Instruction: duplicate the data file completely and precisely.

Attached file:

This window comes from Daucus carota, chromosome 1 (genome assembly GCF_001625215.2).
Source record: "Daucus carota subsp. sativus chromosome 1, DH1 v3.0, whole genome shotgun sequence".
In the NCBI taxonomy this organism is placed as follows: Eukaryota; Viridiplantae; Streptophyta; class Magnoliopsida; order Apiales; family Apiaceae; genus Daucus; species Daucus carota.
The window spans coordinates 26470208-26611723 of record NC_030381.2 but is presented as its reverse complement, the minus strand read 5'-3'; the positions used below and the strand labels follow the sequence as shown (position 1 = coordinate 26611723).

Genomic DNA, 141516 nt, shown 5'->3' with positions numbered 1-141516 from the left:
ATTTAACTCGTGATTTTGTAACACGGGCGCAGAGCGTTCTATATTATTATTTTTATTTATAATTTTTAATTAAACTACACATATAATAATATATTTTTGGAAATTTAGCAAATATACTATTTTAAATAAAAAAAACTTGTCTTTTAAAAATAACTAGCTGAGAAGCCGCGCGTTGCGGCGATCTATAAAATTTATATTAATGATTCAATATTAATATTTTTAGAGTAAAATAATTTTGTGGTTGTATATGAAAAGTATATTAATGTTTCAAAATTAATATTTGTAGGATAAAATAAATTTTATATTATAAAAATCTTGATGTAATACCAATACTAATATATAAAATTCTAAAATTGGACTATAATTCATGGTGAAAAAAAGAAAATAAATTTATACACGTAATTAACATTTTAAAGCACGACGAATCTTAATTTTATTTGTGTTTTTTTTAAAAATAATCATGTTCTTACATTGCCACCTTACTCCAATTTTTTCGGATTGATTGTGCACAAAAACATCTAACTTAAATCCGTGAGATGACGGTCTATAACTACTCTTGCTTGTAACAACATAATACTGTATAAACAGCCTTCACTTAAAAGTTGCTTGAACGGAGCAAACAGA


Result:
This window comes from Daucus carota, chromosome 1 (genome assembly GCF_001625215.2).
Source record: "Daucus carota subsp. sativus chromosome 1, DH1 v3.0, whole genome shotgun sequence".
In the NCBI taxonomy this organism is placed as follows: Eukaryota; Viridiplantae; Streptophyta; class Magnoliopsida; order Apiales; family Apiaceae; genus Daucus; species Daucus carota.
The window spans coordinates 26470208-26611723 of record NC_030381.2 but is presented as its reverse complement, the minus strand read 5'-3'; the positions used below and the strand labels follow the sequence as shown (position 1 = coordinate 26611723).

Genomic DNA, 141516 nt, shown 5'->3' with positions numbered 1-141516 from the left:
ATTTAACTCGTGATTTTGTAACACGGGCGCAGAGCGTTCTATATTATTATTTTTATTTATAATTTTTAATTAAACTACACATATAATAATATATTTTTGGAAATTTAGCAAATATACTATTTTAAATAAAAAAAACTTGTCTTTTAAAAATAACTAGCTGAGAAGCCGCGCGTTGCGGCGATCTATAAAATTTATATTAATGATTCAATATTAATATTTTTAGAGTAAAATAATTTTGTGGTTGTATATGAAAAGTATATTAATGTTTCAAAATTAATATTTGTAGGATAAAATAAATTTTATATTATAAAAATCTTGATGTAATACCAATACTAATATATAAAATTCTAAAATTGGACTATAATTCATGGTGAAAAAAAGAAAATAAATTTATACACGTAATTAACATTTTAAAGCACGACGAATCTTAATTTTATTTGTGTTTTTTTTAAAAATAATCATGTTCTTACATTGCCACCTTACTCCAATTTTTTCGGATTGATTGTGCACAAAAACATCTAACTTAAATCCGTGAGATGACGGTCTATAACTACTCTTGCTTGTAACAACATAATACTGTATAAACAGCCTTCACTTAAAAGTTGCTTGAACGGAGCAAACAGA